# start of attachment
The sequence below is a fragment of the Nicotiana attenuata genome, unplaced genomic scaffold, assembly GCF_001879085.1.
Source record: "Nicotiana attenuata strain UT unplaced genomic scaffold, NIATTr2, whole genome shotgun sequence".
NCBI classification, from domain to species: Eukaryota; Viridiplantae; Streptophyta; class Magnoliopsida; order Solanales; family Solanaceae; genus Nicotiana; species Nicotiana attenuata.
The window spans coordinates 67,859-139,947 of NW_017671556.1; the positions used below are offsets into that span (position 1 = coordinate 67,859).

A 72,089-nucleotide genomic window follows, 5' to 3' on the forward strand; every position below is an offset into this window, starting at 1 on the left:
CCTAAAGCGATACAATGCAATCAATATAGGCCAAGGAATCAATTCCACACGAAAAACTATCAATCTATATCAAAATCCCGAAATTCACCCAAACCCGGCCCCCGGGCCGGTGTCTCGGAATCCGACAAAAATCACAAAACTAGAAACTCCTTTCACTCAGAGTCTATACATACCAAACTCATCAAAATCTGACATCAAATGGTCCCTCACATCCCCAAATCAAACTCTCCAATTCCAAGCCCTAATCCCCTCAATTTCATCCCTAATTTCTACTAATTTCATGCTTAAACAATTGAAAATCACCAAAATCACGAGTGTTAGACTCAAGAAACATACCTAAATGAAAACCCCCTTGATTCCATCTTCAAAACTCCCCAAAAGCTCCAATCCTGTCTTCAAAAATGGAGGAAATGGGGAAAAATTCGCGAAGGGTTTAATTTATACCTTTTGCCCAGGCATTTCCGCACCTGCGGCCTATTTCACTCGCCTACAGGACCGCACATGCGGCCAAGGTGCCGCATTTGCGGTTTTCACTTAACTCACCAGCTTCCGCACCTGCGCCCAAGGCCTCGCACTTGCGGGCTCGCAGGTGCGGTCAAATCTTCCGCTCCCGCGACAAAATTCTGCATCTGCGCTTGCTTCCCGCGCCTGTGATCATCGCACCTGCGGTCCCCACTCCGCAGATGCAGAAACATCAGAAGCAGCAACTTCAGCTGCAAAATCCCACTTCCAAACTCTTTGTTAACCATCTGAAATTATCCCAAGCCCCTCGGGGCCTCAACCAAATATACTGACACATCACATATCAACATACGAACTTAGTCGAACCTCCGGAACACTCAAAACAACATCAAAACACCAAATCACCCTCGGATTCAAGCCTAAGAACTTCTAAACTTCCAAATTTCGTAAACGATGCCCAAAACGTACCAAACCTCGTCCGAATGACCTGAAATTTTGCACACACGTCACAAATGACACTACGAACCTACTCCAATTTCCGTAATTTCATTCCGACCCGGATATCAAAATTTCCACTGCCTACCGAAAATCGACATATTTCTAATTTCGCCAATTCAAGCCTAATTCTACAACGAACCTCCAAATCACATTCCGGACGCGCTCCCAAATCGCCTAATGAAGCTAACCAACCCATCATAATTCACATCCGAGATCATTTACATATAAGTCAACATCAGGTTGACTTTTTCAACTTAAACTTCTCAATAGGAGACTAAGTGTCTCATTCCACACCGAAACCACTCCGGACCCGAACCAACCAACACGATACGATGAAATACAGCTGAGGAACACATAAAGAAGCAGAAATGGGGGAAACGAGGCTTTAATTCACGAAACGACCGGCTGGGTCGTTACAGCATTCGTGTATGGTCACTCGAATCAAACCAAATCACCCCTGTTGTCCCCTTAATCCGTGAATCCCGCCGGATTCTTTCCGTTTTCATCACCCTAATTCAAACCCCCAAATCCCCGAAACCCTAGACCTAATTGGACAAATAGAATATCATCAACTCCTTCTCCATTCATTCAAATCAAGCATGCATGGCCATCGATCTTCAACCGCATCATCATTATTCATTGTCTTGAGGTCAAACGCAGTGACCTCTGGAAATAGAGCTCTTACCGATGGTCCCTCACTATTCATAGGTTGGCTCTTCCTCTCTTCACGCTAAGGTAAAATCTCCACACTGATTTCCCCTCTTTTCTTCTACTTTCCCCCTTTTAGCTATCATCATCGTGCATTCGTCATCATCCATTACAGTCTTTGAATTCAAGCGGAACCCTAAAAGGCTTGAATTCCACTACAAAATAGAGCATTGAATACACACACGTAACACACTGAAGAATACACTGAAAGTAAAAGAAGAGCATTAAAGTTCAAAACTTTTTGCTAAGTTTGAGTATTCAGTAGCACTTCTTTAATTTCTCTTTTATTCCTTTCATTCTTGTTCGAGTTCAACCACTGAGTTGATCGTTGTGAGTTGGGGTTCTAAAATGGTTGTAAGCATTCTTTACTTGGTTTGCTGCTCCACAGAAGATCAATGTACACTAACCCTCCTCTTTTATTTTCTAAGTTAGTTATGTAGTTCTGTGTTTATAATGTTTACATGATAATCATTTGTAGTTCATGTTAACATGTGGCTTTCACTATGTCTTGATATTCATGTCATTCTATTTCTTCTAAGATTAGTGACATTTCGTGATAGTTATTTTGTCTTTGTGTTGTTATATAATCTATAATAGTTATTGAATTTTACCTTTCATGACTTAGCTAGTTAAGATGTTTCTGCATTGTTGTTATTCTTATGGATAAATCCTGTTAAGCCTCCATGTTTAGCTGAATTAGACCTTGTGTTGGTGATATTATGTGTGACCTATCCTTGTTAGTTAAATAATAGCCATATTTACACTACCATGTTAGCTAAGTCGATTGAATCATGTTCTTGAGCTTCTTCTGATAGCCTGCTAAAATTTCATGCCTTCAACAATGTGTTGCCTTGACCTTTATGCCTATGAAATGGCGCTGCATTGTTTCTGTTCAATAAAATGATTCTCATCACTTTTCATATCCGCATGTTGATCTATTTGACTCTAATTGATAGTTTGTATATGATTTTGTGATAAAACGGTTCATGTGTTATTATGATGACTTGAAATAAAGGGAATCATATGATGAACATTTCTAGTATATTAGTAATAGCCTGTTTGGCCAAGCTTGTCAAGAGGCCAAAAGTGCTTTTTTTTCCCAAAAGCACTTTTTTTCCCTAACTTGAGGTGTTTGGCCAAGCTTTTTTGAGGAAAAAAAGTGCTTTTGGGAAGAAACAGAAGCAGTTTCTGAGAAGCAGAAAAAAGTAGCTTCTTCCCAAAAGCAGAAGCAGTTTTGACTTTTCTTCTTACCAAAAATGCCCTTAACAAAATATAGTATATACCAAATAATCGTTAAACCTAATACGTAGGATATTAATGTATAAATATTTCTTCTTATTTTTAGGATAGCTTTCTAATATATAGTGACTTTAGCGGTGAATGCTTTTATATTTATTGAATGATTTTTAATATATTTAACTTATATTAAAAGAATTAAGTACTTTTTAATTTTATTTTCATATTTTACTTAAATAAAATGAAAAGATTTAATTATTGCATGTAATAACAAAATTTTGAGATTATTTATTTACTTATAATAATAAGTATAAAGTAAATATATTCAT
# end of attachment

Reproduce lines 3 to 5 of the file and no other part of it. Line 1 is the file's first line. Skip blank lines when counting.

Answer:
NCBI classification, from domain to species: Eukaryota; Viridiplantae; Streptophyta; class Magnoliopsida; order Solanales; family Solanaceae; genus Nicotiana; species Nicotiana attenuata.
The window spans coordinates 67,859-139,947 of NW_017671556.1; the positions used below are offsets into that span (position 1 = coordinate 67,859).

A 72,089-nucleotide genomic window follows, 5' to 3' on the forward strand; every position below is an offset into this window, starting at 1 on the left: